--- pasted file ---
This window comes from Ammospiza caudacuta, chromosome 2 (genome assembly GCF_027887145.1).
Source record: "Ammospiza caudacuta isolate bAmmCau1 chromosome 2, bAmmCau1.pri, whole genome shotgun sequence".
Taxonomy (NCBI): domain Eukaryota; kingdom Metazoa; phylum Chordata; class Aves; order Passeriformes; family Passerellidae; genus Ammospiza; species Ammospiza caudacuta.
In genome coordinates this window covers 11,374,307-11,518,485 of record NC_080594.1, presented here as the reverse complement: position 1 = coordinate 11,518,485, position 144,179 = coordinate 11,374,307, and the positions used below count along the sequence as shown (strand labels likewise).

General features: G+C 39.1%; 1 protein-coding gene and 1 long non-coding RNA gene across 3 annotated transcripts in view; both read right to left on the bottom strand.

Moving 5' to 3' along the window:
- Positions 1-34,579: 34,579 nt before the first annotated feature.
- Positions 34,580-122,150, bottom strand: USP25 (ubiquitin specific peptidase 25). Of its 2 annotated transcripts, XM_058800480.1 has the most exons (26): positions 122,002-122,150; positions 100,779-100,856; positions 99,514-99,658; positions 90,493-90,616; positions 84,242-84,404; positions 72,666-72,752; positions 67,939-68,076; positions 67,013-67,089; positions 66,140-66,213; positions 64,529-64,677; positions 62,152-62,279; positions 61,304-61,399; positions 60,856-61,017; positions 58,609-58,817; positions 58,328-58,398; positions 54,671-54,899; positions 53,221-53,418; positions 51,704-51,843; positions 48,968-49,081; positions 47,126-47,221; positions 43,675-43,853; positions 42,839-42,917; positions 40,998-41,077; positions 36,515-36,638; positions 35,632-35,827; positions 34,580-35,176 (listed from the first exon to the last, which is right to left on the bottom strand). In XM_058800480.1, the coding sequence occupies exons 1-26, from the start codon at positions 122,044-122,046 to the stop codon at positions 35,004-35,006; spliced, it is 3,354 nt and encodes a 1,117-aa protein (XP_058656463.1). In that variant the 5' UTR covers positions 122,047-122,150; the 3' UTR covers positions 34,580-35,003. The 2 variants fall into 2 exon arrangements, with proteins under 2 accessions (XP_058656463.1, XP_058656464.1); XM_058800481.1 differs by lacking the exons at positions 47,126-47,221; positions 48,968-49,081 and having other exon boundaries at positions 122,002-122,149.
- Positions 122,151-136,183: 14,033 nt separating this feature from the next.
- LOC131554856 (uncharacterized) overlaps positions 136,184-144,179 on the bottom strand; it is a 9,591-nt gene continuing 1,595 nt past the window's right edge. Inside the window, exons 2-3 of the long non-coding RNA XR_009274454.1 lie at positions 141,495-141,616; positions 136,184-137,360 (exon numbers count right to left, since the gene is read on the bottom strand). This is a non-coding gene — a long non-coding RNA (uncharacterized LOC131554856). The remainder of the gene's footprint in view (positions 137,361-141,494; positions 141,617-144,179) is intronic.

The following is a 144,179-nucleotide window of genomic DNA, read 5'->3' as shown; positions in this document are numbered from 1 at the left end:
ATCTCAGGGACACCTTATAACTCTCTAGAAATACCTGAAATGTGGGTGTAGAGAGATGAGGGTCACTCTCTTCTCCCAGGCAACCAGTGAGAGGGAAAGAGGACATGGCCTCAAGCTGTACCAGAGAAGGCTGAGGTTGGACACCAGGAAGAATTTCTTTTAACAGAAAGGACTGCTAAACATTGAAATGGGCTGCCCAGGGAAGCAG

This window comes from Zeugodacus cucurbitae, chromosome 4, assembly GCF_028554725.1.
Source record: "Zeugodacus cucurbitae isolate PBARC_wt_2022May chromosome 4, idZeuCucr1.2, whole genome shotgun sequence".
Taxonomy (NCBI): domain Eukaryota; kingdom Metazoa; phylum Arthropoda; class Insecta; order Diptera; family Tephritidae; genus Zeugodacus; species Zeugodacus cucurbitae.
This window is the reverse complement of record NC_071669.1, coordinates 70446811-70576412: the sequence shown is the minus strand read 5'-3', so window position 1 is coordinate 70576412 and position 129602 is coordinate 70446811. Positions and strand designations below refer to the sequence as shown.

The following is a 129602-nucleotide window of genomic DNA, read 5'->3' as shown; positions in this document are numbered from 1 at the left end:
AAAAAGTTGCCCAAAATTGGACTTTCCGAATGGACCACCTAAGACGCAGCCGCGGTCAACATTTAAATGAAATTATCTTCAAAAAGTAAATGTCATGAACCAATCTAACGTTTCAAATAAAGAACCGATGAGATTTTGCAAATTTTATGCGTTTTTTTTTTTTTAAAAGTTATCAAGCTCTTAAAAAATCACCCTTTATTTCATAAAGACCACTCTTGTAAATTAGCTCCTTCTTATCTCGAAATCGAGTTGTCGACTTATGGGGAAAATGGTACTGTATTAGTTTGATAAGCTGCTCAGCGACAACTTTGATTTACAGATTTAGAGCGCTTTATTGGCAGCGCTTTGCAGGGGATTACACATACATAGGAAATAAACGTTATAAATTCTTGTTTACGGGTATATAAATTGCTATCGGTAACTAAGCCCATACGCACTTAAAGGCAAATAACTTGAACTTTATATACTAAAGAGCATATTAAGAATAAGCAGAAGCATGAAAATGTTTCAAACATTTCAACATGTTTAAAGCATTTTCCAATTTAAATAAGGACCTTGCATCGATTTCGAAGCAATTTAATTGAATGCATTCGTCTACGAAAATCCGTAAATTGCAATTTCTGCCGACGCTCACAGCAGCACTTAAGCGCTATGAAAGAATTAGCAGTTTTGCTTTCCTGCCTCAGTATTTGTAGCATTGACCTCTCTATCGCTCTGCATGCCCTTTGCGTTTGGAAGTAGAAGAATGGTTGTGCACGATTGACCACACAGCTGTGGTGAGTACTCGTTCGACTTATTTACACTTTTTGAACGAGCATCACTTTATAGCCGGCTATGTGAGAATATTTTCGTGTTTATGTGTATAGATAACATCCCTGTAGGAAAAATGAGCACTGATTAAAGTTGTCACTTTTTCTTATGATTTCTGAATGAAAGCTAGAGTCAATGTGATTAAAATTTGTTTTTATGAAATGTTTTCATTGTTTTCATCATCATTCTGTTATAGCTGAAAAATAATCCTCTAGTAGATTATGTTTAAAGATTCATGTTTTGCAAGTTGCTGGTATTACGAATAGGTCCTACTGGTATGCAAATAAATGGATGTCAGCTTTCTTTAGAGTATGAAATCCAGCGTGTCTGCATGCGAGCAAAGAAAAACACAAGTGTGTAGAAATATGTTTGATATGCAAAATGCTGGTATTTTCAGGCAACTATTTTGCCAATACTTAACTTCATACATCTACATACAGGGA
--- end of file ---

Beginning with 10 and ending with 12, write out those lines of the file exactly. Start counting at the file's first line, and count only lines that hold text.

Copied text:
- LOC131554856 (uncharacterized) overlaps positions 136,184-144,179 on the bottom strand; it is a 9,591-nt gene continuing 1,595 nt past the window's right edge. Inside the window, exons 2-3 of the long non-coding RNA XR_009274454.1 lie at positions 141,495-141,616; positions 136,184-137,360 (exon numbers count right to left, since the gene is read on the bottom strand). This is a non-coding gene — a long non-coding RNA (uncharacterized LOC131554856). The remainder of the gene's footprint in view (positions 137,361-141,494; positions 141,617-144,179) is intronic.

The following is a 144,179-nucleotide window of genomic DNA, read 5'->3' as shown; positions in this document are numbered from 1 at the left end:
ATCTCAGGGACACCTTATAACTCTCTAGAAATACCTGAAATGTGGGTGTAGAGAGATGAGGGTCACTCTCTTCTCCCAGGCAACCAGTGAGAGGGAAAGAGGACATGGCCTCAAGCTGTACCAGAGAAGGCTGAGGTTGGACACCAGGAAGAATTTCTTTTAACAGAAAGGACTGCTAAACATTGAAATGGGCTGCCCAGGGAAGCAG